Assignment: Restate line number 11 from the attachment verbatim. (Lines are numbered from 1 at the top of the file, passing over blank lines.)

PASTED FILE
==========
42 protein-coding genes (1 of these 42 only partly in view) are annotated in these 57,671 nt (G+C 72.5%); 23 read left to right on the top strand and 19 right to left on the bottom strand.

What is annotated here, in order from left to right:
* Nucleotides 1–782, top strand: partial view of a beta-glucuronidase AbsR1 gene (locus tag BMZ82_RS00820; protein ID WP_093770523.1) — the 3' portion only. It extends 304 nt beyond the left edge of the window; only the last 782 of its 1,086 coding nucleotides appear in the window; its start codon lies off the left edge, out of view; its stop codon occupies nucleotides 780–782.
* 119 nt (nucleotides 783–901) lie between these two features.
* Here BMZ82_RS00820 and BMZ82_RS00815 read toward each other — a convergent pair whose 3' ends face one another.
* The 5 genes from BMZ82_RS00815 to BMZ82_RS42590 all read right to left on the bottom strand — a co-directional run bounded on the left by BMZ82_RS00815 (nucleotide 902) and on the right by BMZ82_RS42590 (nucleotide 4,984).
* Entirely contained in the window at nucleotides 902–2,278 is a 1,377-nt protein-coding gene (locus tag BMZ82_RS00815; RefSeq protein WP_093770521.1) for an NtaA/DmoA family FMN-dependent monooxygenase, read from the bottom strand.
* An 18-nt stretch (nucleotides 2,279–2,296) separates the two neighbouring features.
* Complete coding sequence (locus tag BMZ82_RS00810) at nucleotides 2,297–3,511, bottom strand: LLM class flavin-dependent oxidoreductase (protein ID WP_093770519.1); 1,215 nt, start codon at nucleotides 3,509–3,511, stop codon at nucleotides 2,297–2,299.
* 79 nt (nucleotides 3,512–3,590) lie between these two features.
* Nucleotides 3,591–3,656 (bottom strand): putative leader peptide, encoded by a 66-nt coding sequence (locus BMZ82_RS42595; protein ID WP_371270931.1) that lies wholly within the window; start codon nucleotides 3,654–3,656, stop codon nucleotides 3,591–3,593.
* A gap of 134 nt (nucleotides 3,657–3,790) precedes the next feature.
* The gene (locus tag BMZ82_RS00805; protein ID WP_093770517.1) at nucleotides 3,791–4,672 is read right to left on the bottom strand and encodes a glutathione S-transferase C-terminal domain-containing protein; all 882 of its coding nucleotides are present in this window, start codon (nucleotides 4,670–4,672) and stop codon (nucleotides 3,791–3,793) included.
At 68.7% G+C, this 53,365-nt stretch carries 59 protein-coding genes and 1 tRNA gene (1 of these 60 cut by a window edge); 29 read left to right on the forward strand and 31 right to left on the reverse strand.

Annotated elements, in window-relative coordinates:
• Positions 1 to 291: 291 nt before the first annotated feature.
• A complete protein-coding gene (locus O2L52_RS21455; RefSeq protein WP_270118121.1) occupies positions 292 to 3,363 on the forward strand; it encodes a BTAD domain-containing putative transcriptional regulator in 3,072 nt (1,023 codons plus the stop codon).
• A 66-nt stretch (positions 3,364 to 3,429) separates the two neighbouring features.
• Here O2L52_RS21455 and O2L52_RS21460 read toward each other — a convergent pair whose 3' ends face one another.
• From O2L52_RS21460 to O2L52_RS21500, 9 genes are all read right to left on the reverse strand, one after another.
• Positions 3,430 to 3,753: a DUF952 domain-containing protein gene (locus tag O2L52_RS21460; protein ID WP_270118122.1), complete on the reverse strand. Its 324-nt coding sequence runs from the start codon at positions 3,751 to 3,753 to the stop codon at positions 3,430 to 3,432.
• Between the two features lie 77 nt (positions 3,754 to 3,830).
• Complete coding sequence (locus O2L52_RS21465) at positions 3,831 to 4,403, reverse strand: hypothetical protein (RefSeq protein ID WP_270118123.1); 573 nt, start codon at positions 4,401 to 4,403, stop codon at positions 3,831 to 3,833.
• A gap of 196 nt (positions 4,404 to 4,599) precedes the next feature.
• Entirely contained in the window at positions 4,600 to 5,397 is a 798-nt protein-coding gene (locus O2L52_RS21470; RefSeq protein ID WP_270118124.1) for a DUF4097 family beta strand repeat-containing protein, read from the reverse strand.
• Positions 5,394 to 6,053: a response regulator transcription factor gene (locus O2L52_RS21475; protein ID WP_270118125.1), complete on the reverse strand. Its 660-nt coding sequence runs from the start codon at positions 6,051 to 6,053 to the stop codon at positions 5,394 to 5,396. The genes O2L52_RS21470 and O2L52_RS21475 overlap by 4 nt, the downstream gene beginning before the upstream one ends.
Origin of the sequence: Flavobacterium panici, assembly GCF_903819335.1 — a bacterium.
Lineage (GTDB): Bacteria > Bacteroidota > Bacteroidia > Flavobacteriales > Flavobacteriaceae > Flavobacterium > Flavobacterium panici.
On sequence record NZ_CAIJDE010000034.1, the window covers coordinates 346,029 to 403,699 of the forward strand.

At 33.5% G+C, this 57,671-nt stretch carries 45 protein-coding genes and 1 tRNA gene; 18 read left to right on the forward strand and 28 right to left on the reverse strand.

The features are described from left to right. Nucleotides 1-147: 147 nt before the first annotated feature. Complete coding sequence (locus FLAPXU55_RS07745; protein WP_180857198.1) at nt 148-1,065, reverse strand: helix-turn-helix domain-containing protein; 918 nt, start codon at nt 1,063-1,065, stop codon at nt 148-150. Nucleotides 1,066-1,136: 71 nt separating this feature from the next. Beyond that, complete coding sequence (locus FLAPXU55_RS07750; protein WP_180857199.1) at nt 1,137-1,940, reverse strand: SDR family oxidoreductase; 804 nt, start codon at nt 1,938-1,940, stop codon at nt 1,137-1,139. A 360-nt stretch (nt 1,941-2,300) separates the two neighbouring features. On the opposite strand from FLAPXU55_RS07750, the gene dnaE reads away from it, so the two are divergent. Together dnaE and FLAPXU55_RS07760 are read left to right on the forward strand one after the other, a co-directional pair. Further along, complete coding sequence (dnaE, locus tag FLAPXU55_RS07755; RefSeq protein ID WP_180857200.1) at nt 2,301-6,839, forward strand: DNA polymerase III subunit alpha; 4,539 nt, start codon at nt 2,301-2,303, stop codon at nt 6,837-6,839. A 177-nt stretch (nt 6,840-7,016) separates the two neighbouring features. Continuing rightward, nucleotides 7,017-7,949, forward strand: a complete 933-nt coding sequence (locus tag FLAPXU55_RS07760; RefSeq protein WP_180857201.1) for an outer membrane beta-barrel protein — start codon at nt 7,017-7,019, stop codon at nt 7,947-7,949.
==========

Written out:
* Nucleotides 3,591–3,656 (bottom strand): putative leader peptide, encoded by a 66-nt coding sequence (locus BMZ82_RS42595; protein ID WP_371270931.1) that lies wholly within the window; start codon nucleotides 3,654–3,656, stop codon nucleotides 3,591–3,593.